Missing: There was no public discussion of what was the singular land-based anti-piracy program or any high profile discussion with Puntland President Farole. Farole pointed out in Foreign Policy that unlike Somalia and the TFG, his region has a functioning state government. He called for increased support for Somalia's regional authorities -- the only institutions currently capable of establishing security and the rule of law.
It should be noted that the Puntland Marine Police Force was sponsored by the UAE Department of State Security and had no role in this conference. The State Security Department (SSD) based out of Abu Dhabi handles the intelligence responsibilities for all of the Emirates other than Dubai.
The conference opened with a pledge of one million dollars from the UAE government to go into a trust fund to train a 'national guard'. Their hope was that $5 million could be scraped together to train Somali's to fight piracy. Before reader's swoon, the UAE gave half a million just to rebuild one US school after the Joplin Missouri disaster. Considering what piracy costs their maritime companies its hard to fathom why they chose that amount.
Missing: Math. President Sharif immediately embarrassed his hosts and came up with a WAG estimate of about a quarter of a billion dollars a year required to end piracy. Even the $5 million pledged will never hit Somalia’s beaches anytime soon. Any funds donated now go through the UN Trust Fund to Support Initiatives of States to Counter Piracy off the Coast of Somalia, affiliated to the Contact Group on Piracy off the Coast of Somalia (CGPCS). The CGPCS has been ordained as the central manager for new funds donated towards the development of Somalia's maritime security capacity.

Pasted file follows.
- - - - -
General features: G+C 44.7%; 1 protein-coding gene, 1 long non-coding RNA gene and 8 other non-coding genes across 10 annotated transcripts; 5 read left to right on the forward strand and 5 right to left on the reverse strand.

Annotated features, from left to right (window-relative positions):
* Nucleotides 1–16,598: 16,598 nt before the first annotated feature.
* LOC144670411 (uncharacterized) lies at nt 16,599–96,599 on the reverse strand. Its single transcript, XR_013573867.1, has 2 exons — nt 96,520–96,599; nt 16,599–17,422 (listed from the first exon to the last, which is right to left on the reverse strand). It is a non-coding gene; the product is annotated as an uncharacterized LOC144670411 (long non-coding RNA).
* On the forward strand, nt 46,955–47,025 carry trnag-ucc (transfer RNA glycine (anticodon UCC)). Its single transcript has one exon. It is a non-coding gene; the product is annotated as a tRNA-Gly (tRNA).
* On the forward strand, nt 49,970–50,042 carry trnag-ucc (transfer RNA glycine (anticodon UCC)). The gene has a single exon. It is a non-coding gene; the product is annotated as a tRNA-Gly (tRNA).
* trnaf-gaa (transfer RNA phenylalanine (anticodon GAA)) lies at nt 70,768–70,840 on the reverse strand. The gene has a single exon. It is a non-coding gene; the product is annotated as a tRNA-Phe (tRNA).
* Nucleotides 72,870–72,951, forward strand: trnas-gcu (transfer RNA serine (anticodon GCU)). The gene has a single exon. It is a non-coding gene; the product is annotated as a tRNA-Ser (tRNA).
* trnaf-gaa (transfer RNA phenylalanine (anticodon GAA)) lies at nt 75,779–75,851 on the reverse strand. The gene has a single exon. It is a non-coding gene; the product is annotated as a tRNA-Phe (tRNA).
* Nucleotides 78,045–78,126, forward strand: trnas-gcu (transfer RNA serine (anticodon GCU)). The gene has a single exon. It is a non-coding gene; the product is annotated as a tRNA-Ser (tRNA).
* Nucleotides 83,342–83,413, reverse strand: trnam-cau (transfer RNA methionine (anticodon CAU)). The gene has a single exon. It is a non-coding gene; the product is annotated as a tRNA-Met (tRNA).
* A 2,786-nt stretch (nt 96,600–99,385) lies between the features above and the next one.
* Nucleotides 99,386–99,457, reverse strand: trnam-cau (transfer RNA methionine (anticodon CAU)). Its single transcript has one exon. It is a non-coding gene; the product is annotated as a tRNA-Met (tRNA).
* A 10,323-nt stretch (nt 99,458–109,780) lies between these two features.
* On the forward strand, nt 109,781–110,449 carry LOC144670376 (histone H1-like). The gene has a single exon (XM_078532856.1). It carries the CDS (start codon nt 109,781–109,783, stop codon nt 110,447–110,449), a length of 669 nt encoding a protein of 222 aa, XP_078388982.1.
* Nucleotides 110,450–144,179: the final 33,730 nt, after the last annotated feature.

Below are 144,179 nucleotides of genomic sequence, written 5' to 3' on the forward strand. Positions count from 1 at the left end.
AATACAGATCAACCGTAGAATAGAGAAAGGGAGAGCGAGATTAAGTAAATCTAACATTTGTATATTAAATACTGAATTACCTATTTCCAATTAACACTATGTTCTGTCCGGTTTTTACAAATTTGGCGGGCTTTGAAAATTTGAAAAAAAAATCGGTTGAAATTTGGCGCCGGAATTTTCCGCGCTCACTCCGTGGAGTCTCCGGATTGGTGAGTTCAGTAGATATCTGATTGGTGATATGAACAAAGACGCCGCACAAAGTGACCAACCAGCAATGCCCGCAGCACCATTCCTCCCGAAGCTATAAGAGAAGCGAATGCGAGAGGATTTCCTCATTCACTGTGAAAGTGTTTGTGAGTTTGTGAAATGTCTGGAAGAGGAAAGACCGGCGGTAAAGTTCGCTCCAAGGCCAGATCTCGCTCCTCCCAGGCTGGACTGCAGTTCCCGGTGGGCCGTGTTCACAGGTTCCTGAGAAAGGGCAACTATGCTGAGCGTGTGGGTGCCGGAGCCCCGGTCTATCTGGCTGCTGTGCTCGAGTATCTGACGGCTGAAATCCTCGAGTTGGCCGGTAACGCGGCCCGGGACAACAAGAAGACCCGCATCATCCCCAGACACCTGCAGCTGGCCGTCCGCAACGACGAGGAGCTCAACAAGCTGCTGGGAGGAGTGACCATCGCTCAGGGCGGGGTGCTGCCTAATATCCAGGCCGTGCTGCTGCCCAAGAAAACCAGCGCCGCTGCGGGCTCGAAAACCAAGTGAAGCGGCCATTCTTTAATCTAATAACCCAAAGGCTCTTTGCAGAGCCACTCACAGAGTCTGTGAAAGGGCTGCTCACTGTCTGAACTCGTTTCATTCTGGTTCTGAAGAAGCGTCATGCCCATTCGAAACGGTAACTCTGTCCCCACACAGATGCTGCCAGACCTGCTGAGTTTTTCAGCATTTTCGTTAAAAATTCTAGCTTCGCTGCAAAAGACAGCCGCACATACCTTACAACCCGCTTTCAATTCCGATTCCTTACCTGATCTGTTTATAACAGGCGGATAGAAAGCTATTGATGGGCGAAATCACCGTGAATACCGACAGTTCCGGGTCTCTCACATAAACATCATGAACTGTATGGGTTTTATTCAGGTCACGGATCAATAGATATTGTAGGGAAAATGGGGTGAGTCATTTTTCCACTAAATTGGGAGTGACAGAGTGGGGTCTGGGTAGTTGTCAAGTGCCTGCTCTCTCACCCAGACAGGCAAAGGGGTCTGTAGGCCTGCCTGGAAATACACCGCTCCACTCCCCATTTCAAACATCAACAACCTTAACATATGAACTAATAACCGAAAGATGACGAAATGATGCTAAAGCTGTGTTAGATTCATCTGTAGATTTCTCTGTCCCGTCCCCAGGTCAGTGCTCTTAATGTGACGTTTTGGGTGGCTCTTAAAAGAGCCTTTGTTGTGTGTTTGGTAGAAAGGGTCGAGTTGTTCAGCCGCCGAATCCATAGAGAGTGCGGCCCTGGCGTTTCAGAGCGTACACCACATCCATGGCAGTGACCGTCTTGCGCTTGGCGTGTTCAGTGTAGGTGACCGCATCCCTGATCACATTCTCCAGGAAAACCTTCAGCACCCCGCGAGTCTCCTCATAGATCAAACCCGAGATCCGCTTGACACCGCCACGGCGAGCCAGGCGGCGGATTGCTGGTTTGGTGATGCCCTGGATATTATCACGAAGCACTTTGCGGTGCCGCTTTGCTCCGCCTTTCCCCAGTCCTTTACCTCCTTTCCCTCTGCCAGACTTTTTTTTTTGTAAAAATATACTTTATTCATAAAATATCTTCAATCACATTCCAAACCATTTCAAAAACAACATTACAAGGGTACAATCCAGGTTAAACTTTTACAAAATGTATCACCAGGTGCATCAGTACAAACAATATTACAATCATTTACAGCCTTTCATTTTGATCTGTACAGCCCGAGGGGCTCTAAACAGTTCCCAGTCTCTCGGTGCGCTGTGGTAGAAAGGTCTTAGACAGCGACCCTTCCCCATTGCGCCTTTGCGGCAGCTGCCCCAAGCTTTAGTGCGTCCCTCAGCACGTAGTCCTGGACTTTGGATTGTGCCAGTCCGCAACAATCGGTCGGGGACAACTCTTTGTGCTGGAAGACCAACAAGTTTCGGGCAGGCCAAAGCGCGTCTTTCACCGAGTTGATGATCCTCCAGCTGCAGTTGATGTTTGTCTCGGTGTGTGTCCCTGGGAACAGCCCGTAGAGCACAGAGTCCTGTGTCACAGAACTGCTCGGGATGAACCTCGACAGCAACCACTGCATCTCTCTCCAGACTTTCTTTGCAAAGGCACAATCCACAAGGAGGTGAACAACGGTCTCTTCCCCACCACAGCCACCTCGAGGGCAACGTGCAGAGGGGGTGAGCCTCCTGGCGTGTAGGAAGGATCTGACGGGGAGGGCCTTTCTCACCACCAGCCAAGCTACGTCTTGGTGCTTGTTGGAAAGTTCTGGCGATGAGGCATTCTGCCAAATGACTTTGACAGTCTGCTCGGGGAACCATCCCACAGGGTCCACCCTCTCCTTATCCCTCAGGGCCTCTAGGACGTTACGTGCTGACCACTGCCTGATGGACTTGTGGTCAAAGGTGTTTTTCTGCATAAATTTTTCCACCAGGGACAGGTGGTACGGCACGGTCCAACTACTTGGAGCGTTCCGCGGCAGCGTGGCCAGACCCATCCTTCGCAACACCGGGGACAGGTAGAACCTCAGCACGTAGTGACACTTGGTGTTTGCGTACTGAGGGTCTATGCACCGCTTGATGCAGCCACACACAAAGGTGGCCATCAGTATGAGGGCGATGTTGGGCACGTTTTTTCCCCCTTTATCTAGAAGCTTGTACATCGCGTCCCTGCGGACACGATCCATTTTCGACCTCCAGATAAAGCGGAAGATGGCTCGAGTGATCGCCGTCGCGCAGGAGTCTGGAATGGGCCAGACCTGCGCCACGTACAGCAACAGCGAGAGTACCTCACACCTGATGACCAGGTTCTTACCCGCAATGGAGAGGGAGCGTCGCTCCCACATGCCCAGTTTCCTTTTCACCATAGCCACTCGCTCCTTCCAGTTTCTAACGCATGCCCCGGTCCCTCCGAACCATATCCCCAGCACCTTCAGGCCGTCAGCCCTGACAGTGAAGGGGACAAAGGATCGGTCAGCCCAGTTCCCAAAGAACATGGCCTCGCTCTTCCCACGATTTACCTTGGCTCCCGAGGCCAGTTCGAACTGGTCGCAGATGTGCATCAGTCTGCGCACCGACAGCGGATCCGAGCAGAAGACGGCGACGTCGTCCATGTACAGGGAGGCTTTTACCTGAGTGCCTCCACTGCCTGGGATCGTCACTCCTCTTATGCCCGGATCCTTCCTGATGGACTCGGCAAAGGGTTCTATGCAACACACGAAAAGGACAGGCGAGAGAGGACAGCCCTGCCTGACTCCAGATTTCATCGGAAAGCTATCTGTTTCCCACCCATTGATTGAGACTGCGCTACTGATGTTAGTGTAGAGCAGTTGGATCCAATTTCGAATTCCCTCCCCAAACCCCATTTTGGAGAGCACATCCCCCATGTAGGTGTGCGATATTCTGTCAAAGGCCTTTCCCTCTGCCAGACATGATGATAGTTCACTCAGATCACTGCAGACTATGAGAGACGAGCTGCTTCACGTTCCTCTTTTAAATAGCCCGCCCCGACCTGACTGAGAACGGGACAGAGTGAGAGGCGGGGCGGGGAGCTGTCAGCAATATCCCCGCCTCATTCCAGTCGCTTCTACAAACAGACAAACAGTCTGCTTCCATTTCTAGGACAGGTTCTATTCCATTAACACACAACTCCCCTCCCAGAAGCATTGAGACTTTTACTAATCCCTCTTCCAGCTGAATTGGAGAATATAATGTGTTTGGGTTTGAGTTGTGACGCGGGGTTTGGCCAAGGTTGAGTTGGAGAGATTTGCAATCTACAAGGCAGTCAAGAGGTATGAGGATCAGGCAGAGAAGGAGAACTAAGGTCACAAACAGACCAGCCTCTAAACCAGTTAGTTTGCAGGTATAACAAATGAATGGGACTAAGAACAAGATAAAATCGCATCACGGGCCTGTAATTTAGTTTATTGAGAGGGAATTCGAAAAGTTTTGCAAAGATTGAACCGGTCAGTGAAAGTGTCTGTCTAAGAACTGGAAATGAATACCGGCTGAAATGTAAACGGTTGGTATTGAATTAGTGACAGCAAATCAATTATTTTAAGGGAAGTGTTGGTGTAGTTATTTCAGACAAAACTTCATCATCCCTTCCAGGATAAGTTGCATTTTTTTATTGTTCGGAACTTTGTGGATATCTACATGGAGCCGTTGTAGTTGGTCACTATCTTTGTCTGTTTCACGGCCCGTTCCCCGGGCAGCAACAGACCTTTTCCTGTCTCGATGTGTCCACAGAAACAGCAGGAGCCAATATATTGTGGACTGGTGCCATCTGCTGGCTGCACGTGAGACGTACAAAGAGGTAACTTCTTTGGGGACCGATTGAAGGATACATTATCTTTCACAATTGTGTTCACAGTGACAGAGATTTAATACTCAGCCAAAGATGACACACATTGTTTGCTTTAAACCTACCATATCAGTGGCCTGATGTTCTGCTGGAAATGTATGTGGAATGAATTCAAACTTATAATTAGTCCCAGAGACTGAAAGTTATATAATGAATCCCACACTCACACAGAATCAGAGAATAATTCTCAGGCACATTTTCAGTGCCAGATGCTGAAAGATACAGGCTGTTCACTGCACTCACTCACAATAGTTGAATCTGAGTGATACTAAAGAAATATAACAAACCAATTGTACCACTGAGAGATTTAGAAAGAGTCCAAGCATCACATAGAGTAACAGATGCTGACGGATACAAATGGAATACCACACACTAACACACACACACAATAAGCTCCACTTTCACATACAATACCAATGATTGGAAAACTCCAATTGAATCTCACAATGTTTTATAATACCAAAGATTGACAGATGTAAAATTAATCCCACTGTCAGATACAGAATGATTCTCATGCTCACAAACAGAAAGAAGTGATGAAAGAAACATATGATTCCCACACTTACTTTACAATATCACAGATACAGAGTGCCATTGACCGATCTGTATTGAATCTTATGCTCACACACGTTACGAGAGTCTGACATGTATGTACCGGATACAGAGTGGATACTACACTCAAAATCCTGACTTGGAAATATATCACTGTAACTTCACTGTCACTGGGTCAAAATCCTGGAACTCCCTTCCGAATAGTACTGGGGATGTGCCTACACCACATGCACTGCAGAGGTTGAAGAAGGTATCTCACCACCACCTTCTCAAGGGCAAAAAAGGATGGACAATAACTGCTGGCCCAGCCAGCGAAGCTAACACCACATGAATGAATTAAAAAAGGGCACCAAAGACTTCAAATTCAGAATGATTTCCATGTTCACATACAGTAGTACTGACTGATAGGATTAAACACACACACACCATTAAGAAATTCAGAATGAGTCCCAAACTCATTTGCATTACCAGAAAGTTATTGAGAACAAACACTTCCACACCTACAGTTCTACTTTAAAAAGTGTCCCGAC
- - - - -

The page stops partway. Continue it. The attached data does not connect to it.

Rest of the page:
Like most presenters The RAND corporation's Peter Chalk led with IMB figures and estimated that US$159.62 million was paid out in ransoms in 2011. As a counterpoint he provided some costs related to protecting ships in the region: a robust external escort costs between $10,000 and $100,000 depending on the length of the accompanied trip, while an on-board security detail typically runs to between $21,000 and $50,000 per transit. He warned of a PMSC “gold rush” – attracting all sorts of actors that may or may not have appropriate maritime backgrounds. But his point was clear: there is money to be made insuring and protecting ships while nations fiddle with anti-piracy solutions.
Missing: The complete math woud be to "chalk" up the 40% of the 25,000 transits Gulf of Aden transits at even at the low budget three man cost of $10,000 and realize there is a $100 million dollar business at minimum and more likely a quarter billion dollar business. Enough to fill President Sharif's dream of a complete anti piracy program. There was no discussion from a credible military expert of what would constitute an appropriate security apparatus to defeat piracy on land.
Muhyadin Ali Yusuf
Professor Muhyadin Ali Yusuf Chairman of the National Anti-Piracy Task Force (NAPTF) (and the official who seized a $3.6 ransom drop from Salaam Fikira) presented a retro look at what used to pass for a Somali Navy and estimated that a “Somali National Coast Guard (SNCG) would need 3000 men, six 38 meter coastal patrol boats, a dozen 16 meter fast patrol boats, 30 RHIBS, two helos, two fixed wing and fifty 4 wheel drive trucks to patrol 50 kms out of Somalia’s rather daunting 3300km coastline." That is one Somalia for every 55 sq km of water and its not even where the pirates operate. That's one cop for the land mass of Manhattan, 24 hours a day. Not going to happen.